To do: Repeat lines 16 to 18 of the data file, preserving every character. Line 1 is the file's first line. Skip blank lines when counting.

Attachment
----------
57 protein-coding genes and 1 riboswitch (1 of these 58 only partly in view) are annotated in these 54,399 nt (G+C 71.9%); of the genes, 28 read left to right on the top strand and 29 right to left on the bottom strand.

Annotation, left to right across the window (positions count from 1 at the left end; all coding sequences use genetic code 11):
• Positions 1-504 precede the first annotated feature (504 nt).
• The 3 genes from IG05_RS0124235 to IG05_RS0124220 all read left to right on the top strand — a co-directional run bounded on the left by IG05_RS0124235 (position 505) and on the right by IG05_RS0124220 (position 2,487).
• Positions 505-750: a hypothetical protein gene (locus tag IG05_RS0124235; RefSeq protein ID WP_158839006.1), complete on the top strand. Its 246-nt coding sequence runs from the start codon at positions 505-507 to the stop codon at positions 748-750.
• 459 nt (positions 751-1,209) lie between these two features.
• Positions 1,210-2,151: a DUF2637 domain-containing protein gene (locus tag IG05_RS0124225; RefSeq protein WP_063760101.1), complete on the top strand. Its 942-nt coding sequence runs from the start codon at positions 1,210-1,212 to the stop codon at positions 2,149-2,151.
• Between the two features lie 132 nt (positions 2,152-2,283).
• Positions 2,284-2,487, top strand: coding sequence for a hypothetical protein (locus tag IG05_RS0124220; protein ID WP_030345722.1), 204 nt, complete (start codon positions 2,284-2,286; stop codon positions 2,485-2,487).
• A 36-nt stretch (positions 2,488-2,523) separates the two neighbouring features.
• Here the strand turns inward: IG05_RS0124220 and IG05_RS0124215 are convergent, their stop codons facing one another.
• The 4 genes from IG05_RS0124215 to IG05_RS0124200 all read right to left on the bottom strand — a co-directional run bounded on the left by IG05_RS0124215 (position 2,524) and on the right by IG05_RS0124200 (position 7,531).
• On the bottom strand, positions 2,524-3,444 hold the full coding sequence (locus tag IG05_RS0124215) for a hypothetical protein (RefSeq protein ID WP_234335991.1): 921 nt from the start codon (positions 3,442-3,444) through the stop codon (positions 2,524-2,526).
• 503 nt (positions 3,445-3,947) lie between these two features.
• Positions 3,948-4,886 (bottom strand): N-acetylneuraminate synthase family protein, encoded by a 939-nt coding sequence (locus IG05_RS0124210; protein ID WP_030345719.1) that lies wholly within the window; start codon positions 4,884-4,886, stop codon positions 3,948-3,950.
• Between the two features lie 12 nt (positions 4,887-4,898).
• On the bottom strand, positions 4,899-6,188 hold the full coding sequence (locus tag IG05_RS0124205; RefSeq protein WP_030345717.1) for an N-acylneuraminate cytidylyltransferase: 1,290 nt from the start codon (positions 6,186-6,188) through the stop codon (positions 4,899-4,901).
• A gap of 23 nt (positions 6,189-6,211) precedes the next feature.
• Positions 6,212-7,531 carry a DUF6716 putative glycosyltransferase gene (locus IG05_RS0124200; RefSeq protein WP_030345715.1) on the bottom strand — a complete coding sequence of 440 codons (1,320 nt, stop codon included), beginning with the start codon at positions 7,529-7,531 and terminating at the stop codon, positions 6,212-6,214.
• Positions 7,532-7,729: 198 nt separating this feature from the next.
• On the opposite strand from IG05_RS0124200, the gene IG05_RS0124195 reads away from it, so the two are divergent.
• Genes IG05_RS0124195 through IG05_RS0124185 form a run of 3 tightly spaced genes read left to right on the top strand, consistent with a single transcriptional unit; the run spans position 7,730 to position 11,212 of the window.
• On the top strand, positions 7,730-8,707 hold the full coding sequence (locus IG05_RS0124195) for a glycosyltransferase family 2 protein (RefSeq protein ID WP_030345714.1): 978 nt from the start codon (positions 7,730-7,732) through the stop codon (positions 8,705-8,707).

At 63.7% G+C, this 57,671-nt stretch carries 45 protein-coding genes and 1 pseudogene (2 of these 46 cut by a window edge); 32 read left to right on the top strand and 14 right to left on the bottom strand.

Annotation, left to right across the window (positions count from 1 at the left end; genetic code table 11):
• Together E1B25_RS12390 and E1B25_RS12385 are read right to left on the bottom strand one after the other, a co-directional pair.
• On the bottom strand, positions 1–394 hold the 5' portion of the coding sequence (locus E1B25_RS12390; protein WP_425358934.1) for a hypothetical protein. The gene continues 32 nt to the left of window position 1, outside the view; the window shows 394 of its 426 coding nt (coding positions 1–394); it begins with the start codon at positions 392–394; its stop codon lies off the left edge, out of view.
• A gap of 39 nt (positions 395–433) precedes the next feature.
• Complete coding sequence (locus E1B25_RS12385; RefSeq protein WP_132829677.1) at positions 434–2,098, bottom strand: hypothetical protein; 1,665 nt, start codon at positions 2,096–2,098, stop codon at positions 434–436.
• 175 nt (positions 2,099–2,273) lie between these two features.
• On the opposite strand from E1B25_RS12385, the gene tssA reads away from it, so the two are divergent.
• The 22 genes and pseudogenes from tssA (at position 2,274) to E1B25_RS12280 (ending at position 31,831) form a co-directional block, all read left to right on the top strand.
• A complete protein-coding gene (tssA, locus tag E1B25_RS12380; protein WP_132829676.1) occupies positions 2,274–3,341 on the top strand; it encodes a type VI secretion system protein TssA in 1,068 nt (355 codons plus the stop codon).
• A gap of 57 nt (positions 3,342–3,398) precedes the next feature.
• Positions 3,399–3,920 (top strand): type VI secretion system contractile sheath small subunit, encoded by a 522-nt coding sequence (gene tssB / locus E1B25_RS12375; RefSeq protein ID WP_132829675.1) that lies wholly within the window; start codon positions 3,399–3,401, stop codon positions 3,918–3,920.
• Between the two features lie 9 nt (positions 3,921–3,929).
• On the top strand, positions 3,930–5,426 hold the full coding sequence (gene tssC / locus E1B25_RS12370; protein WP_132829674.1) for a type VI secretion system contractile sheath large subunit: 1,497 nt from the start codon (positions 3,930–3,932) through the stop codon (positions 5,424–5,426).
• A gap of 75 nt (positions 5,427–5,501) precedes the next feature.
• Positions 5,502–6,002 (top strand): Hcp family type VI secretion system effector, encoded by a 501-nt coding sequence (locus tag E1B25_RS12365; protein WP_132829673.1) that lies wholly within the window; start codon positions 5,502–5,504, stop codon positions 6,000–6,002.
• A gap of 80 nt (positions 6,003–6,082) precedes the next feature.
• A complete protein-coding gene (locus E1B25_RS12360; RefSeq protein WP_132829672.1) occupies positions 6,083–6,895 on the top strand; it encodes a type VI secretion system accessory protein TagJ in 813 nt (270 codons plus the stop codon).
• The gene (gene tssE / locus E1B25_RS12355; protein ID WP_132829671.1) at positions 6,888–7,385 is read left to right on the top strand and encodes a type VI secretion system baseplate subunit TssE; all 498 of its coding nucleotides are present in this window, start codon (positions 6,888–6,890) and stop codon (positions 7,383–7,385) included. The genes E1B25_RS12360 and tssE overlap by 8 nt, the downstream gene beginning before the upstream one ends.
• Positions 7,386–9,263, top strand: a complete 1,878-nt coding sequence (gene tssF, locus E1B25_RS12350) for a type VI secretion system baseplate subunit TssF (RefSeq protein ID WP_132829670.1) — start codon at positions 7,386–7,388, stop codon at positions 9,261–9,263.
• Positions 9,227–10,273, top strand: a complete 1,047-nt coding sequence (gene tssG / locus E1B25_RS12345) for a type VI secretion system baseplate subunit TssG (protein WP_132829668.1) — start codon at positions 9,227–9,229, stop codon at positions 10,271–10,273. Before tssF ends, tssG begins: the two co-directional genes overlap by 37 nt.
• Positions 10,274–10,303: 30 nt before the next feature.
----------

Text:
• Between the two features lie 12 nt (positions 4,887-4,898).
• On the bottom strand, positions 4,899-6,188 hold the full coding sequence (locus tag IG05_RS0124205; RefSeq protein WP_030345717.1) for an N-acylneuraminate cytidylyltransferase: 1,290 nt from the start codon (positions 6,186-6,188) through the stop codon (positions 4,899-4,901).
• A gap of 23 nt (positions 6,189-6,211) precedes the next feature.